The Mason-Spinden expedition purported to ‘solve the riddles’ of the ancient Maya: their origins, cultures, and eventual disappearance (Mason 1926a). Readers followed the exploits of the expedition through exclusive newspaper reports written by Mason and published in the New York Times. The series of full-page articles, with detailed illustrations and maps in the Sunday editions from January to May of 1926, swept readers up in the vicarious excitement of the expedition. Mason’s articles employed a friendly narrative style that taught readers about the supposed mysteries of the ancient Maya. At the same time, Mason also sought to familiarize readers with the strange ancient culture of Yucatan and make it less exotic, characterizing the ancient Maya as ‘[this] oldest American civilization’ (Mason 1926a). Although Mason incorrectly identified the Maya as the oldest Mesoamerican civilization, Mason’s language connected the ancient Mesoamerican past to the US present by using American to describe both. Mason’s later articles ran under large headlines that characterized the Maya as the ‘first Americans’ (Mason 1926b, 1926c). Whether the ‘first Americans’ language was Mason’s own invention or that of the New York Times editors remains unknown. What is certain, however, is that the language of the ‘first Americans’ placed the ancient Maya firmly within US cultural imaginations, linking the US present to the ancient Mesoamerican past.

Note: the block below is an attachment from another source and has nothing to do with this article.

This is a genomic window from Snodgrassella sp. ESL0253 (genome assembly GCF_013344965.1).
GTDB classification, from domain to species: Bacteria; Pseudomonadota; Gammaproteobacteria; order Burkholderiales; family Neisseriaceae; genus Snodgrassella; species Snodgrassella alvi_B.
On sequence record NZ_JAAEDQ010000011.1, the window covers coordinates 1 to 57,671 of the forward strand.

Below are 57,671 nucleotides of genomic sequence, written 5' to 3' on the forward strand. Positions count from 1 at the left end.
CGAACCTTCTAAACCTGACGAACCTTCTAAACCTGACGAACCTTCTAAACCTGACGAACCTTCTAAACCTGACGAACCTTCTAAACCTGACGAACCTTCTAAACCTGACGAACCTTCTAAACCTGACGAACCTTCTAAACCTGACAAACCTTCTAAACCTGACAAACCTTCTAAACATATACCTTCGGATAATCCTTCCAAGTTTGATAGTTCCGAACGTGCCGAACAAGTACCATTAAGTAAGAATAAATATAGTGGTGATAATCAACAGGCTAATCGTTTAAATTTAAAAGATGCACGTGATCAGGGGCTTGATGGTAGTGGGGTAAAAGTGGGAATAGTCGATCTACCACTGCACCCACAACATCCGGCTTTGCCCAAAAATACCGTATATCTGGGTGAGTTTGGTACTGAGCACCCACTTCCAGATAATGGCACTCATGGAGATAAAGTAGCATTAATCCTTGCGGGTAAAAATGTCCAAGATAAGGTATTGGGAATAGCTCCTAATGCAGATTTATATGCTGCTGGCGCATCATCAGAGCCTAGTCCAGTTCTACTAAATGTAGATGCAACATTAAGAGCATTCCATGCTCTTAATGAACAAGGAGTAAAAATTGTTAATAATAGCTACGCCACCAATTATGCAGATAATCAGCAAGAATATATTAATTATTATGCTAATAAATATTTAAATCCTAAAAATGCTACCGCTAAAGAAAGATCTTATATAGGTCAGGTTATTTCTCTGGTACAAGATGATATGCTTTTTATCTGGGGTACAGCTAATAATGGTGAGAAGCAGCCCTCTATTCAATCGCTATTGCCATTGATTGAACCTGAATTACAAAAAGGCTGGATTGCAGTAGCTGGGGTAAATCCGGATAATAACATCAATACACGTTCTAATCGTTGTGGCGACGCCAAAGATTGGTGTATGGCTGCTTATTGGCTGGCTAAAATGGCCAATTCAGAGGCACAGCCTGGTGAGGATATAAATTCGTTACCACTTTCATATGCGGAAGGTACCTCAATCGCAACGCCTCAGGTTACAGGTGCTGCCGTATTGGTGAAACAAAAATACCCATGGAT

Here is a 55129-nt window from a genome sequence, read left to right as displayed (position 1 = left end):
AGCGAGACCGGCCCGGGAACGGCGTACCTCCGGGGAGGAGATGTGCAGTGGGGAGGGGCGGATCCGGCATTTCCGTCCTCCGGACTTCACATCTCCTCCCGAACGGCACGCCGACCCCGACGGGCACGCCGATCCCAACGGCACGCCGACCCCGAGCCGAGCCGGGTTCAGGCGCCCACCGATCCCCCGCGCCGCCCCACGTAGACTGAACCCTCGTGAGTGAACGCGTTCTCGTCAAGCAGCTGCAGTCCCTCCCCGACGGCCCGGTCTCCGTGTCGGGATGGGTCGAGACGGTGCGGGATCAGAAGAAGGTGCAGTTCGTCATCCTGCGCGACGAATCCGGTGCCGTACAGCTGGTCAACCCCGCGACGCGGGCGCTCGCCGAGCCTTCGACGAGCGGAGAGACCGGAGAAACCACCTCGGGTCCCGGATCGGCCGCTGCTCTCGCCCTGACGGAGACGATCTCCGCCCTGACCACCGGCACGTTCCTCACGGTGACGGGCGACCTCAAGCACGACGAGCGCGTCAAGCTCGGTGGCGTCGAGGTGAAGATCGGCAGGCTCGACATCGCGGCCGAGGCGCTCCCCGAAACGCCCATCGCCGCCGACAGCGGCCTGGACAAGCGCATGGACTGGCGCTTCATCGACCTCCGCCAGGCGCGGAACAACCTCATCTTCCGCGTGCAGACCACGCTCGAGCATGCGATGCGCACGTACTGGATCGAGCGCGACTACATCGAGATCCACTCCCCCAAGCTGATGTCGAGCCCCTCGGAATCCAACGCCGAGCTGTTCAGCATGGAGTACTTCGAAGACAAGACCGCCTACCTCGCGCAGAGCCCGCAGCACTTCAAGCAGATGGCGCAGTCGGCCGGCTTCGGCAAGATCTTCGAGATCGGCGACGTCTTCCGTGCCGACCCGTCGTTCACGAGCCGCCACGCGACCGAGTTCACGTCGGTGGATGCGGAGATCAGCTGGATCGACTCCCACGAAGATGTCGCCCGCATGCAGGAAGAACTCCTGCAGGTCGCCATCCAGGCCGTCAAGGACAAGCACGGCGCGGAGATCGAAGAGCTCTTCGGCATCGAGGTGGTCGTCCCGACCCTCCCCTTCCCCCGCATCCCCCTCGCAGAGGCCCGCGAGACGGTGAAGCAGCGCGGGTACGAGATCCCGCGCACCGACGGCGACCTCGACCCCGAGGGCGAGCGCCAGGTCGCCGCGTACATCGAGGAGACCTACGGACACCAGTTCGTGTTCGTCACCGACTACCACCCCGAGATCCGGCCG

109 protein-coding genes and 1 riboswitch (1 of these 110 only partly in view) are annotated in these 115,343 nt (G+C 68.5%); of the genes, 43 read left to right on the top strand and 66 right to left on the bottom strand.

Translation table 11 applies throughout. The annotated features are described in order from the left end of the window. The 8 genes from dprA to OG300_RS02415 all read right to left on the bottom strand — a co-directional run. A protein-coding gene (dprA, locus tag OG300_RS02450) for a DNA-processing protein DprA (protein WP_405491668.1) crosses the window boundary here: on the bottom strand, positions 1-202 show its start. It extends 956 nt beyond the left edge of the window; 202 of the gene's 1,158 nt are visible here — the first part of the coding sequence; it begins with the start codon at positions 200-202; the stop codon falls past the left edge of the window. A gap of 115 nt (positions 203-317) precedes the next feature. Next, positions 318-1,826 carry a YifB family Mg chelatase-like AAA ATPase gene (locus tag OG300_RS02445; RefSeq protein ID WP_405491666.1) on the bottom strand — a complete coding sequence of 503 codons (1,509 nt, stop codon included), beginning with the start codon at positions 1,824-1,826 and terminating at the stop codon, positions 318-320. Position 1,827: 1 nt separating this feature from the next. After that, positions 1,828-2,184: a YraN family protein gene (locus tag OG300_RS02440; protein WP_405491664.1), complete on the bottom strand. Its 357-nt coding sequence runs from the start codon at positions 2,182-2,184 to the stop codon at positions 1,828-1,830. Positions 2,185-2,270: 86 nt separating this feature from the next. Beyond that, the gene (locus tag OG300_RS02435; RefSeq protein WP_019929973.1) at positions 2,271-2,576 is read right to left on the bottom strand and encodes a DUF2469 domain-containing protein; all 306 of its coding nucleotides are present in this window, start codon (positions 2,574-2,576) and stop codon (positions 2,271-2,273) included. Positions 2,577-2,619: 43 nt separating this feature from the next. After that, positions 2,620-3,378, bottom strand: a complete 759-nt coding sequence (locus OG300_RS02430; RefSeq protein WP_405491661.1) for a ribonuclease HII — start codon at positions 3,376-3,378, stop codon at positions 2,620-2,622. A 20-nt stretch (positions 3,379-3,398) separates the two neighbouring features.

Although the expedition claimed that its objectives were purely scientific, it nonetheless played an important cultural role in reestablishing a US presence in Yucatan. The first wave of violence of the Mexican revolution (1910–1920) had severely disrupted the broader neo-colonial relationship between the United States and Mexico. In Yucatan, the revolution led to a series of radical socialist experiments that further damaged the historic ties between local henequen planters and the US International Harvester Company. In response, the United States promoted scientific expeditions to re-establish its traditional power over the peninsula through informal empire (Salvatore 2016). US appropriation of Maya history for imperialist purposes invented a fictional genealogy and justified economic domination of the henequen industry; henequen, in turn, relied on elite Yucatec domination of indigenous people and others through brutal systems of debt peonage (Turner 1969). Forging a shared culture between the United States and the Maya region legitimated growing US economic power, technological progress, and domination of non-white people both within and outside national borders.